Regardless of what position you take on retreading, you can't deny that protecting the value of the casing is paramount to a successful tire program. Whether you retread your own tires or turn them in for credit after they're worn, you know there can be a fine line between saving money and wasting it.
It all starts when you buy new tires. If you're planning to turn them in for credit, remember that at first sight, retreaders are most comfortable with a matched set of eight. A menagerie of brands, tread depths and wear patterns is a sign that tires were poorly maintained and thus poor candidates for retreading.
Keep in mind that if you don't recognize the name on the sidewall(s), any potential credit could have conditions attached. By sticking to recognized brands in sets of four and eight, the casing-credit approach will usually yield the best results.
If that's not possible and, like most fleets, you retread your own casings, the management process begins with a management program. The DOT code on the lower sidewall is not unique, making it virtually impossible to track a large number of tires in their original condition. Tire ID products can be a big help in this effort.
In addition to a physical accounting of the tires, including location, performance data must be collected. One major tire manufacturer recommends tracking at least the following: size, brand/type, cost, vehicle ID, install mileage, install date, install tread depth, removal mileage, removal date, and removal tread depth. You might also collect casing age, number of retreads, number of repairs, and wheel position.
Thankfully, radio frequency identification (RFID) tags, cordless hand-held readers and drive-through gate readers have replaced clipboards and calculators. By collecting and analyzing the data, fleets can get a much clearer picture of cost-per-mile for their tires and retreads.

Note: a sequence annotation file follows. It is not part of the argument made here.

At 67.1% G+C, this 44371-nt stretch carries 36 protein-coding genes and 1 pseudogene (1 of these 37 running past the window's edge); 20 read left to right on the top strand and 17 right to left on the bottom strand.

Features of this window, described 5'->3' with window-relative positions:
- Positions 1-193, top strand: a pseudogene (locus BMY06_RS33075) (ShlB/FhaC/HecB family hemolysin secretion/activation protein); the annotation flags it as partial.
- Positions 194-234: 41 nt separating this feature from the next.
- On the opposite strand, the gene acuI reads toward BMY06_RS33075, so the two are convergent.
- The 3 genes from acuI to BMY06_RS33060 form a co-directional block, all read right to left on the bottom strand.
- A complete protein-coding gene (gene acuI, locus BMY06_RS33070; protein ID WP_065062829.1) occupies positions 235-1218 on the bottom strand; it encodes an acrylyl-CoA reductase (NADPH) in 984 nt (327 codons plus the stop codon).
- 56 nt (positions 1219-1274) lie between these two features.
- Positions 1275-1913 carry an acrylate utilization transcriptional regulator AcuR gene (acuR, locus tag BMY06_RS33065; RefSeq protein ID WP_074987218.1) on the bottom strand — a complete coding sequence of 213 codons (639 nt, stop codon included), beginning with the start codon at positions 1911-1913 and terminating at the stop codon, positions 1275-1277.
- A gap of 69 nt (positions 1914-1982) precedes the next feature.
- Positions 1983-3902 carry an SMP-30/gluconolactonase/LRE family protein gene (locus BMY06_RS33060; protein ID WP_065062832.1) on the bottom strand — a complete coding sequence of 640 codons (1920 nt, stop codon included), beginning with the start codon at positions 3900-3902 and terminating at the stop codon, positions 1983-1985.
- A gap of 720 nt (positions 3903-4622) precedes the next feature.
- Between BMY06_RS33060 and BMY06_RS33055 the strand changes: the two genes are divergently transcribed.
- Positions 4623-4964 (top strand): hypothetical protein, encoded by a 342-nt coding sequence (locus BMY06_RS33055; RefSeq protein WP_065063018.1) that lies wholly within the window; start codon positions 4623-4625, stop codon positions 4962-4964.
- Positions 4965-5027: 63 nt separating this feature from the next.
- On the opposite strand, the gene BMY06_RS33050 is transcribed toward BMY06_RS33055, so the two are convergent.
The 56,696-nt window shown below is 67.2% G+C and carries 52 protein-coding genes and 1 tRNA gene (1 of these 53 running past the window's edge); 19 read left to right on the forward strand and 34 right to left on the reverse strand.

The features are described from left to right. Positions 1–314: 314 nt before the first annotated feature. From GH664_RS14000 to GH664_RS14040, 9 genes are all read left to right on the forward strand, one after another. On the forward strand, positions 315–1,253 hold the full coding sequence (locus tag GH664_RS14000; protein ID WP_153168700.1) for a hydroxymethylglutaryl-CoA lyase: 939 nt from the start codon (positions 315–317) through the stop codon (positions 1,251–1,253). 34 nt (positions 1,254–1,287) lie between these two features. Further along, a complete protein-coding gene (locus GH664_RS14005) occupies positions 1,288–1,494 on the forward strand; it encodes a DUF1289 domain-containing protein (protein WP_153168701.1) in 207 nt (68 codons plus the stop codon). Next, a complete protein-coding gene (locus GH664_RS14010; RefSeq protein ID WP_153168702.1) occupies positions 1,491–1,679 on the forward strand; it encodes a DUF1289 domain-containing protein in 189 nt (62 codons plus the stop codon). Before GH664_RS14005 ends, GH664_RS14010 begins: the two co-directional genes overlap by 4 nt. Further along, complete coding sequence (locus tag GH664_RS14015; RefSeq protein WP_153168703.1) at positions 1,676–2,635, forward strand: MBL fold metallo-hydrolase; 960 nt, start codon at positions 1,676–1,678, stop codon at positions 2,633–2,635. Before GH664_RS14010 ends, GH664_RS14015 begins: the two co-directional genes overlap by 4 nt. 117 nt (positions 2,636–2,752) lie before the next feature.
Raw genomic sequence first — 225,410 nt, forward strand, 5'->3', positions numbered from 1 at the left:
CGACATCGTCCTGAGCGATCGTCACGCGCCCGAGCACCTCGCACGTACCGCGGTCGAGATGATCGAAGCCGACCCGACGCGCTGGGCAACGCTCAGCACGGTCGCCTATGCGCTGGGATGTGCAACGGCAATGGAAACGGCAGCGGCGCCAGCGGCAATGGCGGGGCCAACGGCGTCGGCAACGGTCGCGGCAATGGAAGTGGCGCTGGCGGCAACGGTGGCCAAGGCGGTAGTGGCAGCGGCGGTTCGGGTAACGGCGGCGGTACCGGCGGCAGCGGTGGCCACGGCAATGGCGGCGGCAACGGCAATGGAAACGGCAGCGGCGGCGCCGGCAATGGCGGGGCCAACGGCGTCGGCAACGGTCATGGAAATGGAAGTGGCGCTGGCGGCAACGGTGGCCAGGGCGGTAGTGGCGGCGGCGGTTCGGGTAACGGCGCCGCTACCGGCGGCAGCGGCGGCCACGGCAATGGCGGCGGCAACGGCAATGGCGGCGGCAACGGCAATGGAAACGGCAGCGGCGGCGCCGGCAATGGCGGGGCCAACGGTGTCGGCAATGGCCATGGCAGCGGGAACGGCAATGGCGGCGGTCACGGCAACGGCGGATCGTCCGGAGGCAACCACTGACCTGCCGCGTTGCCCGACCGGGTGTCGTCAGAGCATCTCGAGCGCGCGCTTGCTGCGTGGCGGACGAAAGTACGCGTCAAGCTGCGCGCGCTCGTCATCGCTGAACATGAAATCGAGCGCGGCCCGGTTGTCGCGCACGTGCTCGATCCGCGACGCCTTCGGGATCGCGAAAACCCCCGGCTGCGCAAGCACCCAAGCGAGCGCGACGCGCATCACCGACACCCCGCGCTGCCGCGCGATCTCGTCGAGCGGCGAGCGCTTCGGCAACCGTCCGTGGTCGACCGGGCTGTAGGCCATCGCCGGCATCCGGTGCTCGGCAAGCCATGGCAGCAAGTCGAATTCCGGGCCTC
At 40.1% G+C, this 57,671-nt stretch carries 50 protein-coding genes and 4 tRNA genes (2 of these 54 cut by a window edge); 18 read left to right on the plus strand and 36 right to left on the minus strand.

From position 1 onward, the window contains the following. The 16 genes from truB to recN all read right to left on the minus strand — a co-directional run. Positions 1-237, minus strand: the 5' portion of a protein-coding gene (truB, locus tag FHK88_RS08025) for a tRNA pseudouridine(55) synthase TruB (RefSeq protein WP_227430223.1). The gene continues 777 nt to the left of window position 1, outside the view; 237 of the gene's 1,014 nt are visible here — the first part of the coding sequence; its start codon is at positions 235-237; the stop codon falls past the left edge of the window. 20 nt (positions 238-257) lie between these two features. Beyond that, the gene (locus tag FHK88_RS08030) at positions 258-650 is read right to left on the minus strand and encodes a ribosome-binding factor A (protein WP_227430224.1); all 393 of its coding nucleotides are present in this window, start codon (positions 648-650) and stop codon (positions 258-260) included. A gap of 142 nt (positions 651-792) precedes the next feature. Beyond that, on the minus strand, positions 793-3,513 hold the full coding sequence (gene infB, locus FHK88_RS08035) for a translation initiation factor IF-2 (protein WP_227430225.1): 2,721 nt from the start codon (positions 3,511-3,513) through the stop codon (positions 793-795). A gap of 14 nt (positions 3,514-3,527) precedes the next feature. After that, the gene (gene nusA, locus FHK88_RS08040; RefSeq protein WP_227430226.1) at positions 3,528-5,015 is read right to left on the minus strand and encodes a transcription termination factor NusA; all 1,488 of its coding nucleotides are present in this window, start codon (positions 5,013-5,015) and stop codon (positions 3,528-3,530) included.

Casing management involves more than just knowing that the eight tires you sent in for retreading are the same eight retreads you get back a week later. For smaller fleets, it might not actually go beyond that because RFID readers require an up-front cost beyond the tags themselves. In fact, some tire dealers and retreaders have their own systems so they can better assist their customers and provide a value-added service. But the bottom line is that you need some record of the tires you purchased over the course of the year, including their location and current status.
Fleets that make tire purchasing decisions based solely on what they “think” about a certain product are doomed when it comes to managing these assets. Without the data to serve as a guide, it usually comes down to a price sheet and the experience of the decision-maker.
I've watched too many customers rely on long-time employees and resist every attempt to switch vendors or brands because they view data collection and casing management as a lack of trust between the owner and the tire department.
Whenever I heard the words, “I'm going to trust my guy when he says these are the best tires,” I knew the facts would never have a chance. His “guy” could be selling casings for cash on the side and replacing the number on the clipboard with a junk tire he found on the side of the road.